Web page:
December 21, 2010
It seems only fitting that my 100th post on this blog will be my last. As you may have seen in the NI Alliance Partner News on December 17th, I will be transitioning to a new role focusing on companies that supply NI with services (e.g. calibration, maintenance, and so on).
Changes to the NI Alliance Partner Team
Over the past 6 months, NI has been building our partner team to meet our increasing partner needs. Our mission is to ensure customer success by engaging system integrators, solution providers, product and technology partners while fostering mutual growth and financial success and driving new product adoption. Our partnering resources now include:
- Armando Valim, Partner Programs Group Manager
- Jeff Meisel, Software Product Partners (e.g. LabVIEW add-on toolkits)
- Robert Jackson, Hardware Product Partners (e.g. CompactRIO modules)
- Julie Schreier, Partner Programs Marcom Manager
- Rob Reichmeider, VAR Manager for Americas
- Kelly Hunka, Partner Programs Associate
- Andrew Ellison, Alliance Program Administrator
- Additional resources (to be determined)
In the interim, Amando Valim will assume responsibilities of Alliance Program Manager. For inquires that you previously directed to me please, you can now contact firstname.lastname@example.org.
Importance of our Alliance Partners
It has been my pleasure and passion to work with our Alliance Program Partners building our mutual business for these many years. While I am looking forward to new opportunities in my career, I firmly believe that building stronger partners is crucial to our continued success. Good business practices is an important aspect of that growth — thus, the reason for this blog. I hope that you have found some insights on how to improve your business. For the time being, I’ll leave this blog up and remind you of the Table of Content is a good way to access the content.
December 14, 2010
Alright, proposal is done. Now, the real fun begins with the negotiation phase. There are entire books and seminars devoted to negotiation. For instance, NI has used Karrass in our sales training. In talking with Alliance Partners, here are some common techniques.
Tips and Techniques
You should typically start with a win-win approach. Stay positive and first look for the areas of agreement. But, be prepared and willing to negotiate where there are differences. Hopefully, you left some room to negotiate.
- Put yourself in your customer’s shoes – The most common mistake is to fixate on your own situation rather than your customer’s concerns. For instance, if you are too worried about winning the business, you may not see how desperate the customer is for a solution. You may need to challenge your own assumptions.
- Capture and Create Value – If you have productized your own software for re-use, you may be able to charge a license to use it. If you have created higher labor rates for more experience staff, you can offer to discount it (e.g. using one of your CLAs at your CLD rate).
- Silence is Bliss – Don’t talk to too much. Most people are uncomfortable with silence. Let them fill the void – and avoid making mistakes of your own. Use it as an opportunity to test limits and get agreement before making a concession. Also, don’t over-close. If you have a deal, don’t introduce more facts or information.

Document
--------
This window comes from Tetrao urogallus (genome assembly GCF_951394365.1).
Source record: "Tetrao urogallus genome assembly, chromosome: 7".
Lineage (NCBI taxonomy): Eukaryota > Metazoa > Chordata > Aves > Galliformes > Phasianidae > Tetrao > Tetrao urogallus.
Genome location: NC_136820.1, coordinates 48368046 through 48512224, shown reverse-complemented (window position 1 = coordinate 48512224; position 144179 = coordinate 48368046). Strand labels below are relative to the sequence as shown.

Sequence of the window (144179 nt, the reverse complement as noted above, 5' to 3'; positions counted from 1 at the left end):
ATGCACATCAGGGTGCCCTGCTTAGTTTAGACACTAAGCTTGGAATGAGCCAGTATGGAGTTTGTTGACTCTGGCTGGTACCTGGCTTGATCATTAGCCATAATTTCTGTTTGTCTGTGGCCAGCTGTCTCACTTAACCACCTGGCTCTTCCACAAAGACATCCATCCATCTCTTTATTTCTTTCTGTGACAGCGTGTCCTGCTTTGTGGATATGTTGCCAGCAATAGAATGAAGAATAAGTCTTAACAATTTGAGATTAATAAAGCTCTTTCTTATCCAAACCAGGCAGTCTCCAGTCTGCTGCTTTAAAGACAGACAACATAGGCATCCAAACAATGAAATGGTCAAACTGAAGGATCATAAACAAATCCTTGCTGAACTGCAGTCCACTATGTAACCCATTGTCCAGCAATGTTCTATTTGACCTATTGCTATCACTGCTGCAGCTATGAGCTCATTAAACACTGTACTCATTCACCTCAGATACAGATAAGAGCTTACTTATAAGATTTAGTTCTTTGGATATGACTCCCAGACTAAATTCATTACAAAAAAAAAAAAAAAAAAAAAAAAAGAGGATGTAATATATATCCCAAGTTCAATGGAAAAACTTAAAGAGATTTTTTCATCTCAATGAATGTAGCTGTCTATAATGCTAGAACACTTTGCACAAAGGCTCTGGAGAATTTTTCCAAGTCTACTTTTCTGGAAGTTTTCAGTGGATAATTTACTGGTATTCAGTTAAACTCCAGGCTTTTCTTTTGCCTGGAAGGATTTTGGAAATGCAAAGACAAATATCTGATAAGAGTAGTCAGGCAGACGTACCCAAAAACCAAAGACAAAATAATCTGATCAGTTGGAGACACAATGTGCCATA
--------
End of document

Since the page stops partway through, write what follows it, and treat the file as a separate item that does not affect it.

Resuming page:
- Slow and steady – As you are negotiating, be careful not to give away too much, too soon. Make concessions slowly as needed. Try offering minor concessions first. And, don’t simply trade ‘tit for tat’.
Always Be Closing
And, until you have a deal, the old adage applies: always be closing. That’s not just about asking for the sale. But, it is a mindset that you should always be driving for closure. What is required to reach a deal? What is preventing the deal from getting done? If you can’t close the deal, figure out what are the next reasonable steps. And, always solidify the next engagement
December 7, 2010
Concluding our short dive into developing proposals, we have discussed the merits of having a standard template and review process to not only improve consistency and professionalism, but also reduce and manage risk. We also addressed some common issues like protecting IP and software licensing. Let’s continue the fun.
Warranties and Indemnification
The other major aspects of T&Cs deals with the liabilities associated with the project:
- Warranty – basically, if it doesn’t work or stops working. How long are you responsible to fix it? Note that there is difference between providing a warranty, which should only address the system not performing as specified and service which can include standard maintenance, updates, adaptations, ….
- Indemnification – what if there are damages associated with the system’s operation or failure?
Typically, these liabilities are limited in some fashion. For instance, they liabilities will not exceed the total cost of the system (or project). Note, for those who are CSIA members, there are a good list of suggested T&Cs available on their website.
Now, I know this has probably never happened to you, but I’ve heard on occasion from Alliance Partners that the customer will ask to use their T&Cs. Or, send their own T&Cs with their acceptance. So what do you do? Well, first of all, you should have a defined process to review for unfair terms.
Note that if you simply accept their T&Cs, you may invalidate your own insurance policy (which was created according to the liabilities of your own T&Cs). So, a good strategy against an unruly customer may be to ask your insurer for a rider to accept the additional liability and then rebid with that additional charge.